The reactions from Republicans and Democrats on Tuesday night to the Wake County school board election results was about as different as you could get.
As noted today in this article and this article, Democrats were hailing the results as a step forward. Republicans who face four years of being in the minority were warning about a return to the days of forced busing and possibly even Superintendent Tony Tata leaving.
Speaking to reporters after the results came in, GOP board vice chairman John Tedesco said he hopes the new board majority won't try to rehash old battles.
Tedesco said he's concerned about Democratic board member Kevin Hill's support for setting aside seats at high-performing schools for students from low-performing nodes.
"That sounds benign when he says it," Tedesco said. "It's not. It's a quota system. That significantly changes the choice model."
Tedesco predicted the new board majority will install Hill or Keith Sutton as the next chairman.
"Those are the only two on the opposition side with any experience," he said, adding that he is not yet ready to make his choice.
"We'll see if they can show me a vision that's worth fighting for," Tedesco added. "If we're moving forward, I'll work with either one. If they want to go back, then I'm going to put up a fight."
GOP school board member Chris Malone, who still plans to run for a seat on the state House next year, said he sees difficult times ahead for Wake County schools under the new majority.
"It means that we're going to go back to where we came from — to the old ways," Malone said. "We're going to go back to forced busing because of set asides. Maybe not right away, but eventually."
Malone added that "the argument (over student assignment) is still going to be the same. It's who wins that's going to change."
As referenced in a previous post, you also had Heather Losurdo warning that Tata might go the way of Del Burns and quit.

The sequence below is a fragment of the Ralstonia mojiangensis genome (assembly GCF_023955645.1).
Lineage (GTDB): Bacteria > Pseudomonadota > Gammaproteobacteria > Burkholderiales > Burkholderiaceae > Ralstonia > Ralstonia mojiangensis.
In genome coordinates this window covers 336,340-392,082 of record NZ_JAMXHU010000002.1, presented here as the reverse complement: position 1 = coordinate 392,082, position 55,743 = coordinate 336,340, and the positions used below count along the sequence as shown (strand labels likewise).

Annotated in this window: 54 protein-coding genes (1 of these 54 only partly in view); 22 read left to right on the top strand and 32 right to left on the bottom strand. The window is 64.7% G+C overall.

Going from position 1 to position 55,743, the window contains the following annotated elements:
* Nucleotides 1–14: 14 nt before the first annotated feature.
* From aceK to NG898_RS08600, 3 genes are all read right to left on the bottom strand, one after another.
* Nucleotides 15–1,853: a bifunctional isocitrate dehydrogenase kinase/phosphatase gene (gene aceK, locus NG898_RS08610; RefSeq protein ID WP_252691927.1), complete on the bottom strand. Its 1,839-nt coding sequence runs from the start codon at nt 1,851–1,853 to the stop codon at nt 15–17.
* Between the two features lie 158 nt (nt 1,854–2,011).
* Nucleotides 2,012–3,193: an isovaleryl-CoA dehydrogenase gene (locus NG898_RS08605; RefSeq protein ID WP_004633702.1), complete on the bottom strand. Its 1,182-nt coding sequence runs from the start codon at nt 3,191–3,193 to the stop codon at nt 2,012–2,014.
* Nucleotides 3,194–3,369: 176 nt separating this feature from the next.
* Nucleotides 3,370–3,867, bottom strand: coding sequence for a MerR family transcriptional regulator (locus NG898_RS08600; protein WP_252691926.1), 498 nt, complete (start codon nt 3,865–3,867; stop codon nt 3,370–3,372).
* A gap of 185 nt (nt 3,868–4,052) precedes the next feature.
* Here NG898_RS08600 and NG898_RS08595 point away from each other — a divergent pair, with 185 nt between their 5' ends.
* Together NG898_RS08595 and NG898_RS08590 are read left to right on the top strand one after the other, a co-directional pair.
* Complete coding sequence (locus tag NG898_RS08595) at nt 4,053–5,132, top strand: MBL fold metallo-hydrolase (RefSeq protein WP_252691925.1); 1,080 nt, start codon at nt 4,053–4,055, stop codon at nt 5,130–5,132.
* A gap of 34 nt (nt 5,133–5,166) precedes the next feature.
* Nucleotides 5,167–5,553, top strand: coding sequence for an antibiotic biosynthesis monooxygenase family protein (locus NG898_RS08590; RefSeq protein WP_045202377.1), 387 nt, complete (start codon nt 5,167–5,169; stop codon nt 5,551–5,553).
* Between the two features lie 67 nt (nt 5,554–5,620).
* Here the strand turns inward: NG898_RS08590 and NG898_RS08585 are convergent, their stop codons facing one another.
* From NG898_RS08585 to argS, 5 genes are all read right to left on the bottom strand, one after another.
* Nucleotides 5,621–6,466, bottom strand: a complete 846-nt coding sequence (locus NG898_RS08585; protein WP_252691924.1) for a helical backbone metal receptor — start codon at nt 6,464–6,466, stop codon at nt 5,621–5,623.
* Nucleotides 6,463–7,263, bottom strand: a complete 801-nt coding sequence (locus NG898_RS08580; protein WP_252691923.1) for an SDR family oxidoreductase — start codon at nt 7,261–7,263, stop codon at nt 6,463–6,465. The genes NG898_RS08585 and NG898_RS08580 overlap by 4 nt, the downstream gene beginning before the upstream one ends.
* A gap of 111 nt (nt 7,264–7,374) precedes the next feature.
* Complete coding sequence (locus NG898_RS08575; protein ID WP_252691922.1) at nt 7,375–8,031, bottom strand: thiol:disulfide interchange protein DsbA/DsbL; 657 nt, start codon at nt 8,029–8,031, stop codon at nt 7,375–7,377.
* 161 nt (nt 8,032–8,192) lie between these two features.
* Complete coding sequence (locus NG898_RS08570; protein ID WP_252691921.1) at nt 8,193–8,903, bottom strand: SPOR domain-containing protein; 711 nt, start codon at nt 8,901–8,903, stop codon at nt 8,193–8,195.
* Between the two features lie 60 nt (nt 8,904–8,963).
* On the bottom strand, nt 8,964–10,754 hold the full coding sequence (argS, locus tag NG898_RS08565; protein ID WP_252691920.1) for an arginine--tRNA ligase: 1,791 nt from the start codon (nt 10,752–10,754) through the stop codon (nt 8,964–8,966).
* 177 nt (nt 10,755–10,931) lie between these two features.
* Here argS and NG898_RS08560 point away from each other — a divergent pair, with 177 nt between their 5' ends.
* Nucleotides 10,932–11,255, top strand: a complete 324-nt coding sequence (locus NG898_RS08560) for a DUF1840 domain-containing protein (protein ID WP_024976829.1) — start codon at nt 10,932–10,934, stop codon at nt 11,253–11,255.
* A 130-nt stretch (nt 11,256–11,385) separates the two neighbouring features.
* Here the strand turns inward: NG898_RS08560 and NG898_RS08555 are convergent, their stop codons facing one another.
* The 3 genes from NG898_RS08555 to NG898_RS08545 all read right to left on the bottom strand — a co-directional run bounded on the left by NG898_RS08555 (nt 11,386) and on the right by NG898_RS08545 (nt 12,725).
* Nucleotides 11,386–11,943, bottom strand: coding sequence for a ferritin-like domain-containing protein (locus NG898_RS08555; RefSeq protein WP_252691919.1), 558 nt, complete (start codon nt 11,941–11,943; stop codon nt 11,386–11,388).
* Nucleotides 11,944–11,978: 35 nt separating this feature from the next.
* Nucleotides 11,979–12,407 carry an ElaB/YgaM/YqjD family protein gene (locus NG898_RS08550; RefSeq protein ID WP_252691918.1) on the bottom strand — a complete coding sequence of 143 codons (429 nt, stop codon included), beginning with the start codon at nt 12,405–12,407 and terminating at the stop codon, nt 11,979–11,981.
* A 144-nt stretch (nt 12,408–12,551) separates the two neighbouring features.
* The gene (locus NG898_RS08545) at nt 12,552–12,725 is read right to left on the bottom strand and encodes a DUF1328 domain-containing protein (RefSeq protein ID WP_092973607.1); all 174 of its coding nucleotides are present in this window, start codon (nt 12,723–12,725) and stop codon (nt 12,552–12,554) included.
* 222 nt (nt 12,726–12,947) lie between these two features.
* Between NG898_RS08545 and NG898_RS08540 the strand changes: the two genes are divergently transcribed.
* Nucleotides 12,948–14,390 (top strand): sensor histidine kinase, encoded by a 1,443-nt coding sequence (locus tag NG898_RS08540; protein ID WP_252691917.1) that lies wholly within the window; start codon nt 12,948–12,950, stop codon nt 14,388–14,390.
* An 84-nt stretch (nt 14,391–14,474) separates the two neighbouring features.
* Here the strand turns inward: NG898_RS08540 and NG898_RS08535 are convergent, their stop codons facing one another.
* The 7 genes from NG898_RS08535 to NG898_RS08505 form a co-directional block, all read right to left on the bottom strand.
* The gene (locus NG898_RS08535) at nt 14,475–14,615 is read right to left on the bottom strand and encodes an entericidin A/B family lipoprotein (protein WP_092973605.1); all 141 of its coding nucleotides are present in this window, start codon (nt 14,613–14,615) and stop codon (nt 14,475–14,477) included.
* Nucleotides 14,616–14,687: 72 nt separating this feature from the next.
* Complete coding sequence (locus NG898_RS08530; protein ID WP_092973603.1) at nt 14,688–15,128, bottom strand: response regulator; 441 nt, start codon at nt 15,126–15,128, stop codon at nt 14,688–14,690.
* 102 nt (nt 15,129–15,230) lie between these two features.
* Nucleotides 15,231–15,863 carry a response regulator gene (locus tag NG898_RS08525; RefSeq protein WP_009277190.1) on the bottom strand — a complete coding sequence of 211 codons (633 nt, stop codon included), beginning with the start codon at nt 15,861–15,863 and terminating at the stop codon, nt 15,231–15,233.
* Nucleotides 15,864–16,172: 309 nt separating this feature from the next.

Now let's contrast it with the Democratic reaction.
Hill again voiced Tuesday night his desire to have the seat set-asides, noting that Tata "himself has said we need to do some tweaks."
"This is the plan the board voted on and we need to work on it together as a board," Hill said.
Other Democratic board members downplayed the possibility previously raised by Susan Evans of delaying the new assignment plan by a year.
Sutton said he does not see a need to delay the plan to make changes.
"I think we will take our time to make some good data-based decisions, make decisions that are best for the community," Sutton said. "Not that we haven't made some before.
More than anything I think we'll be able to improve the process by which we move things along."
New Democratic board member Christine Kushner echoed Hill in saying she expects the board to move forward with the new plan while making revisions.
“This is the plan,” Kushner said. “We’re going to go forward with. it. We’re not going backward.”
Kushner said they'd avoid the actions taken by the GOP majority after taking office of rushing into action.
"We will be very deliberative,” Kushner said. “I expect us to exercise good governance.”
After all the acrimony of the past two years , Kushner said "my goal is to return the school board to dull and boring.” She said she looked forward to working with the now GOP-minority members to end the 5-4 votes.
“I’m very hopeful we’re going to have some strong governance on the school board,” Kushner said. “We’ll have our focus on students and teachers.”
Over at Milton's Pizza & Pasta on Six Forks Road in Raleigh, the crowd at Hill's celebration was like a a cast party for a movie of the last two years.
Attendees at Hill's party included Tim Tyson, Rita Rakestraw, Congressman Brad Miller, state Rep. Rosa Gill and Lois Nixon.
"I'm great. greater than I have been for two years," said Nixon, who was defeated when she ran for school board in 2009.
Miller was equally jubilant.
"We turned back what happened two years ago to take over the schools and take them back 50 years," Miller said.